What can we expect in public sector broadcasting, ICT and communications this year? Sekoetlane Jacob Phamodi takes a look at the communications ministry, DTT and the SABC.
The sector is still reeling from the bifurcation of the communications ministry in June, last year. When the world is moving towards convergence, South Africa seems to be holding on to outmoded and unwieldily ways of defining and implementing ICT policy. With GCIS being moved out of the new ministry of communications, there’s little reason for the Department of Communications to continue operating and keeping its minister, Faith Muthambi, in a job.
Nevertheless, government won’t reverse what even it knows was an irrational decision from the get go, and the sector will continue to suffer for it. The turf-war raging between Muthambi (communications) and Cwele (telecommunications and postal services) will only intensify in the face of the waning scope of her authority, and broadcasting policy will probably be the next major stand-off. Midway into the long-awaited ICT Policy Review process, Muthambi launched her own parallel communications policy review and has set retaining control over broadcasting policy squarely within her crosshairs.
For the SABC, 2015 looks set to be yet another boring year of the SABC being the news instead of delivering it. We’ve just seen the same old divisions in the second board since the SABC’s financial meltdown confirmed with the resignation of Bongani Khumalo in January, this year.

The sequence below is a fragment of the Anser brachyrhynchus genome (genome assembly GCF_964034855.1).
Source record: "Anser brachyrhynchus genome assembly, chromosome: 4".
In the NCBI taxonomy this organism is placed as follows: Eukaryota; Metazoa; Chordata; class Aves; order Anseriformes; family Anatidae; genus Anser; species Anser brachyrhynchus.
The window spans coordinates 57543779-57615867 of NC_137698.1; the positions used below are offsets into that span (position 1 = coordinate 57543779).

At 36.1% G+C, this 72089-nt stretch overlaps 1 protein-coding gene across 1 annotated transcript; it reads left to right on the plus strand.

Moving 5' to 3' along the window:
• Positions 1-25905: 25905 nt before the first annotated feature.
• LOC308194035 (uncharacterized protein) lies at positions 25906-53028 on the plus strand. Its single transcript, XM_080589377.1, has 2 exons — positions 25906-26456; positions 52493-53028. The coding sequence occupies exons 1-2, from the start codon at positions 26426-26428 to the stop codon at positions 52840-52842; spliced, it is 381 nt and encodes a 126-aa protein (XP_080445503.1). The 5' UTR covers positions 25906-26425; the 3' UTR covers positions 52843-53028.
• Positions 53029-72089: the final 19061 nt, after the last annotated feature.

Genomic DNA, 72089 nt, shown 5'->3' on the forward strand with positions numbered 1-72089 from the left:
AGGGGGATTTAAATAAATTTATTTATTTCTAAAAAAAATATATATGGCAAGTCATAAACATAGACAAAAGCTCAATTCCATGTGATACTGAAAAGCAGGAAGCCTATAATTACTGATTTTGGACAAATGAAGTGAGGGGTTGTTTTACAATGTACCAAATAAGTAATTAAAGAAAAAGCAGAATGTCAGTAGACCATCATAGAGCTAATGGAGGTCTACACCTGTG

At the heart of the problem is the campaign by government and political forces to control the broadcaster to achieve their narrow interests through carefully selected and well-protected senior executives. It’s a year on, and still no action has been taken by the SABC on the public protector’s damning report on the “pathological corporate governance deficiencies at the SABC”. One thing seems to be looking up, though, and that’s being subjected to less repeat broadcasts of ancient programming thanks to what is the incremental investment into fresh local content.
DTT is the word on everyone’s lips. After two “soft launches” and years of dithering by the department of communications under Dina Pule’s disastrous administration, it doesn’t at all look like we’ll even be able to launch in June 2015.
i) Cabinet has’t moved on implementing its decision to include the controversial conditional access system in the government manufactured set-top boxes (STB) – this in spite of having made the decision 14 months ago.
ii) USAASA is still months away from finalising a contentious subsidy scheme programme for people to be able to access STBs.
iii) The manufacturing tender hasn’t been awarded yet, so there aren’t even boxes to subsidise, let alone distribute.
It’s a help that we’ve given up on trying to fool ourselves that we’ll meet the ITU deadline, also June 2015, which means we can really focus on getting the migration right the first time around. But we’re still a long way off, especially considering that ordinary South Africans are already calling STBs the e-tolls of broadcasting.
Sekoetlane Phamodi is co-ordinator of the SOS ‘Support Public Broadcasting’ Coalition.
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